The Colorado State University Dining Halls serves about 12,000 meals per day, creating a lot of food waste. CSU is taking steps to not waste any extra food, but to compost it instead.
“With OSCAR, our thirty yard in vessel composting system, we’ve been able to utilize it to its capacity,” said Tim Broderick, senior sustainability coordinator. “We diverted a third to 50 percent of our food waste within the first two years of OSCAR.”
Tossing the trimmings of veggies and peels of fruit into the black trash-like bin in the backyard could be what comes to mind for most people when thinking about composting, but on a bigger scale like composting on campus there is more that goes into it.
“Pre-consumer food waste is things like salad trimmings and raw foods,” said Tonie Miyamoto, director of communications and sustainability for housing and dining. “They all go to OSCAR and make up around twenty to thirty percent of the overall food waste. Seventy percent of the food waste is composted through pulpers and is made up of plate waste, bones, and things that aren’t edible and pulpers help break it down.”
According to Broderick, the pulp waste gets sent to Drake Wastewater Treatment Plant where it gets used to make energy in the form of methane to run their facility. With both of these strategies combined makes up a 93 percent diverting rate for the dining halls on campus.
This semester, a new pilot for composting on campus is up and running.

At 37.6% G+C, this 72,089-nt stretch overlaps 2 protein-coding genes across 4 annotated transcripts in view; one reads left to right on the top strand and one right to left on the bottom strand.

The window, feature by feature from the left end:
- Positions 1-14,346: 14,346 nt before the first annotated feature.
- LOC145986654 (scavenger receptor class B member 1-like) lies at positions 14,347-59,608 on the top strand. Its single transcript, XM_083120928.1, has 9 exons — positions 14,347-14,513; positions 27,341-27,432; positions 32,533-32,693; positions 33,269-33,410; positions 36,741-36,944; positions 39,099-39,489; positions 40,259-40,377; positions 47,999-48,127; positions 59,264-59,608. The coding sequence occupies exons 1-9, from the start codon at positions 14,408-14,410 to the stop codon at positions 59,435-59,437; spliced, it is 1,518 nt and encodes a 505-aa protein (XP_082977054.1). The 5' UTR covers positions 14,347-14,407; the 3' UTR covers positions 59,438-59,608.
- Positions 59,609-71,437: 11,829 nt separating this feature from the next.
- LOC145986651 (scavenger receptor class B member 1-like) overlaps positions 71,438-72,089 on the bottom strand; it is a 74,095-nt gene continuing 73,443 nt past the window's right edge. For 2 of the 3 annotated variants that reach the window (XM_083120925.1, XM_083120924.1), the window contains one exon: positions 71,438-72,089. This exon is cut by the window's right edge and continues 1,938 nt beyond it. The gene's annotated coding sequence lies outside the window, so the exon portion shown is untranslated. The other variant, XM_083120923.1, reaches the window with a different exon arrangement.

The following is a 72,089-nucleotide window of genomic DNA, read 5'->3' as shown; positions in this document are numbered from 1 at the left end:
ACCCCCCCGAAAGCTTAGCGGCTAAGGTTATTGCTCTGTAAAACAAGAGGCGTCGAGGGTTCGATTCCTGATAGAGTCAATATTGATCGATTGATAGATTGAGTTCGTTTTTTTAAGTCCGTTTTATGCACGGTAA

“The pilot is a project I’ve been working on through the EcoLeader program for a year now,” biology and journalism major Sarah Ross wrote in an email to the Collegian. “I started last semester by collecting a survey from students on campus about the climate for composting and I got an overwhelmingly positive response, with more than 70 percent of respondents being totally pro-composting.”
According to Ross, two types of composting collection bins have been placed in the rooms of one floor in Pinon Hall. One bin has a carbon filter in the lid that will help mediate the potential smell of the compostables, and the other is a bin with a normal lid. The bins are taken out with the students’ recycling and trash, and the compost is then sent off with the dining hall compost to OSCAR at the CSU Foothills Campus.
“I really believe that this composting pilot can develop into a campus-wide project that I can grow into a legacy, and that running this pilot will help our university set an example for other universities and show that sustainability on a grand scale can be possible,” Ross wrote.
With the enormous amount of food being composted at CSU, students, faculty and staff are given the opportunity to get their hands on some.
“We use the vast majority back on campus,” Broderick said. “With all the construction going on and the massive plant installs we’ve been using a ton of our compost. We also give it away as a part of earth week-students, faculty and staff can bring two five gallon buckets and fill them up.”
A third proposal is also underway that would make composting available for many other buildings on campus.
“The project would expand the composting system through a WINDROW system which uses rows of compost that get turned, are monitored and watered but without all the casing like OSCAR so the volume could be so much greater,” Miyamoto said.
With the array of projects already in operation and those still in the works, composting on campus is thriving.
“My main goal at CSU would be to make an impact,” Ross wrote. I want nothing more than to help to improve the campus for the generations of students behind me, and to leave a mark in a way that is truly beneficial to the university as a whole.”
Collegian Reporter Ashley Haberman can be reached at firstname.lastname@example.org.